Towards predicting dry cable galloping using detached eddy simulation

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2017-01-01
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Wu, Xingeng
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Anupam Sharma
Partha Sarkar
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Aerospace Engineering

The Department of Aerospace Engineering seeks to instruct the design, analysis, testing, and operation of vehicles which operate in air, water, or space, including studies of aerodynamics, structure mechanics, propulsion, and the like.

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The Department of Aerospace Engineering was organized as the Department of Aeronautical Engineering in 1942. Its name was changed to the Department of Aerospace Engineering in 1961. In 1990, the department absorbed the Department of Engineering Science and Mechanics and became the Department of Aerospace Engineering and Engineering Mechanics. In 2003 the name was changed back to the Department of Aerospace Engineering.

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1942-present

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  • Department of Aerospace Engineering and Engineering Mechanics (1990-2003)

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Abstract

A computational approach based on a k-ω delayed detached eddy simulation (DDES) model for predicting aerodynamic loads on a smooth circular cylinder (cable) is verified against experiments. Comparisons against preexisting data are performed for a static cylinder where the flow is normal to the cylinder axis. New experiments are conducted where the cylinder axis is inclined with respect to the inflow velocity at the desired yaw angle, β=30à  à °. The experimental setup is described and the measurement data is used for code verification. Verification results are presented for two inflow angles, β=0à  à ° and 30à  à °. Comparisons with data include distributions over the cylinder surface of mean and rms of pressure coefficient, mean wake velocity profiles behind the cylinder, and power spectra of sectional lift coefficient.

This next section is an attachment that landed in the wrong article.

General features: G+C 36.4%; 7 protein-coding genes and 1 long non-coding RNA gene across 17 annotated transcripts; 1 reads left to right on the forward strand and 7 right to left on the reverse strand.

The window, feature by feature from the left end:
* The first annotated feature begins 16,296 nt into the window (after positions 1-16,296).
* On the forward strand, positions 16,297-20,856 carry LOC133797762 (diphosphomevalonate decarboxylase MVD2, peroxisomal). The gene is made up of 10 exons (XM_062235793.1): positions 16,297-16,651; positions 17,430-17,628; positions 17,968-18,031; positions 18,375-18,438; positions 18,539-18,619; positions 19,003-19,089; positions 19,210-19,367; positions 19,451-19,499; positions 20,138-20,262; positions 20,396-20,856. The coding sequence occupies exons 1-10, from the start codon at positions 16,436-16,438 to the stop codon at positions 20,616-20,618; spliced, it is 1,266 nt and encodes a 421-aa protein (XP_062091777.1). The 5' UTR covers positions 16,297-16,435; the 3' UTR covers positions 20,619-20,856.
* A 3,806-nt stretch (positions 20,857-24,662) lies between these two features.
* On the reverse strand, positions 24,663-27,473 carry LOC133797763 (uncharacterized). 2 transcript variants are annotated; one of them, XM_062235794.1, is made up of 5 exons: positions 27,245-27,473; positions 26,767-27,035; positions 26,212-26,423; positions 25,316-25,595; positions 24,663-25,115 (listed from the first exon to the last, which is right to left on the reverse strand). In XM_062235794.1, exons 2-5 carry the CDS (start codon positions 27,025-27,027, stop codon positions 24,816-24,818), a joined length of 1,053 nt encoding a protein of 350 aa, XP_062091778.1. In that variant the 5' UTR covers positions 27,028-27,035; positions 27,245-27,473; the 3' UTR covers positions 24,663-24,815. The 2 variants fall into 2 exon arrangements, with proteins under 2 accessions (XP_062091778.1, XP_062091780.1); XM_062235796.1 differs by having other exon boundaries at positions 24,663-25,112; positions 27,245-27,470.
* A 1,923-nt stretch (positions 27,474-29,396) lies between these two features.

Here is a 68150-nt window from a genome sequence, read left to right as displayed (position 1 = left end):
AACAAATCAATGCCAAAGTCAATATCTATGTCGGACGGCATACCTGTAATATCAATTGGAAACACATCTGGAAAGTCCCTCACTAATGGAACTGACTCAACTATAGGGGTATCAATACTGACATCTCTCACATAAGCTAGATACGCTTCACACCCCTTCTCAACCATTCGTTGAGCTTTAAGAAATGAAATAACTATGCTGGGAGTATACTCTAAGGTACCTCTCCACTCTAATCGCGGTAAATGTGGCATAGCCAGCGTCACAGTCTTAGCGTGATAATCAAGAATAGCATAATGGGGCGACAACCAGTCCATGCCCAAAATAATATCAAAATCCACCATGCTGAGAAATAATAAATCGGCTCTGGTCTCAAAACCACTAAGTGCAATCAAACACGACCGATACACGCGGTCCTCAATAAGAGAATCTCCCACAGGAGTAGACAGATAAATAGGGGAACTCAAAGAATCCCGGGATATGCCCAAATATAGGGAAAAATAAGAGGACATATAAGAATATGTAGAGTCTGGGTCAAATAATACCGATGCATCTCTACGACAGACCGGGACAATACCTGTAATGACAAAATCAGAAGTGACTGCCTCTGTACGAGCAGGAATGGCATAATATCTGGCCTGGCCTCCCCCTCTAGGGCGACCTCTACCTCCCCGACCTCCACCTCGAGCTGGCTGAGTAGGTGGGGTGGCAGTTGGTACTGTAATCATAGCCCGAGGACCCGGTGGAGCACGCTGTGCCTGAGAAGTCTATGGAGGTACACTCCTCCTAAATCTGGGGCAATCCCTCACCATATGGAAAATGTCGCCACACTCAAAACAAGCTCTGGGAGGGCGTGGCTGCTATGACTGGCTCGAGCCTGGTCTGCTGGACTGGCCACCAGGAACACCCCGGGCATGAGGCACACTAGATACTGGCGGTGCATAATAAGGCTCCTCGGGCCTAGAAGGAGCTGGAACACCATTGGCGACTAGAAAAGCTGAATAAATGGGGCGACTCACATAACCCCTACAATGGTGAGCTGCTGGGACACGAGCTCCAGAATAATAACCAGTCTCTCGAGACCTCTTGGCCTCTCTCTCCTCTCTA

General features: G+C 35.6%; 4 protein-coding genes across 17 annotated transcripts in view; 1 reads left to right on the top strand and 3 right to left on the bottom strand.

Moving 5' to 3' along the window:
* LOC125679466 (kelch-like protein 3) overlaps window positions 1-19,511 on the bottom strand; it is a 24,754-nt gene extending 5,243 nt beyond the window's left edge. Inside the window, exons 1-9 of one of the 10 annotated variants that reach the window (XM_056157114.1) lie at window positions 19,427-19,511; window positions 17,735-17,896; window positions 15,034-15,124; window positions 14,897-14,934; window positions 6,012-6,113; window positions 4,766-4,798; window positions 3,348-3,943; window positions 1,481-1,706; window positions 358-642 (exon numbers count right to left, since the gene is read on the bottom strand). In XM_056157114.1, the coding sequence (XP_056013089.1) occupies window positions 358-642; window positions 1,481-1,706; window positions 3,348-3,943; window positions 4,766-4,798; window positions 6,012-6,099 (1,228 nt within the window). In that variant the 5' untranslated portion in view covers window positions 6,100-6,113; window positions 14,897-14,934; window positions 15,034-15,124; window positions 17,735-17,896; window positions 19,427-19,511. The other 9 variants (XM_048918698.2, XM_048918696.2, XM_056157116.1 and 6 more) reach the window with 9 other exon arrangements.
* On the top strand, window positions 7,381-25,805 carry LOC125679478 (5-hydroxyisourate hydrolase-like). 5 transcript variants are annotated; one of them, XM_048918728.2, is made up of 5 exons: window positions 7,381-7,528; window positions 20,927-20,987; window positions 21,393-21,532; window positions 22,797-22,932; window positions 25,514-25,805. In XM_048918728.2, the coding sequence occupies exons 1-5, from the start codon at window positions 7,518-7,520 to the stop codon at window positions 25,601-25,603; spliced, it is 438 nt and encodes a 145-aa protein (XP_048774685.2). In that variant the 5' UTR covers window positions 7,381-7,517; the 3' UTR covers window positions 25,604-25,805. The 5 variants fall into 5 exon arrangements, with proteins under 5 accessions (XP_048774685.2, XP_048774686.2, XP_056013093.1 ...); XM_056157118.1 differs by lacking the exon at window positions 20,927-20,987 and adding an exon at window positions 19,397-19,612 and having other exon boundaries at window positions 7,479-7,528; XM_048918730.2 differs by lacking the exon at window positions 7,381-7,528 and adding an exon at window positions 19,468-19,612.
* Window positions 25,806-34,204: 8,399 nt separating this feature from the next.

Simulations are conducted for two general categories - (1) laminar separation, when the laminar boundary layer on the cylinder separates and transition to turbulence occurs in the shear layer, and (2) turbulent separation, when the boundary layer naturally transitions to turbulent, and then the turbulent boundary layer separates. For the laminar separation cases, agreement of predictions with measurements is good for mean and rms surface pressure and wake velocity deficit; the lift spectrum prediction however shows a slight offset in frequency. Very limited experimental data is available in the turbulent separation category.

The results of the three yawed flow cases (β=15à  à °, 30à  à °, 45à  à °) found to be independent of β (dynamic scaling) when the flow speed normal to the cylinder axis is selected as the reference velocity scale. This 'independence' is observed when the category of flow separation does not change with β. Spatio-temporal plots of instantaneous sectional lift and drag for yawed flow simulations clearly show presence of spanwise flow.

Finally, the capability of the solver to perform dynamic simulations is demonstrated for two canonical, prescribed cylinder motions - transverse and horizontal harmonic oscillations for a given frequency and amplitude. The mean and unsteady loads on the cylinder are found to vary drastically with cylinder motion. The results and verification with experiments presented here demonstrate the capability of the computational methodology to accurately predict aerodynamic loading on cables. Accurate load prediction is a critical element in aeroelastic models that are required to predict dry cable galloping.

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Sun Jan 01 00:00:00 UTC 2017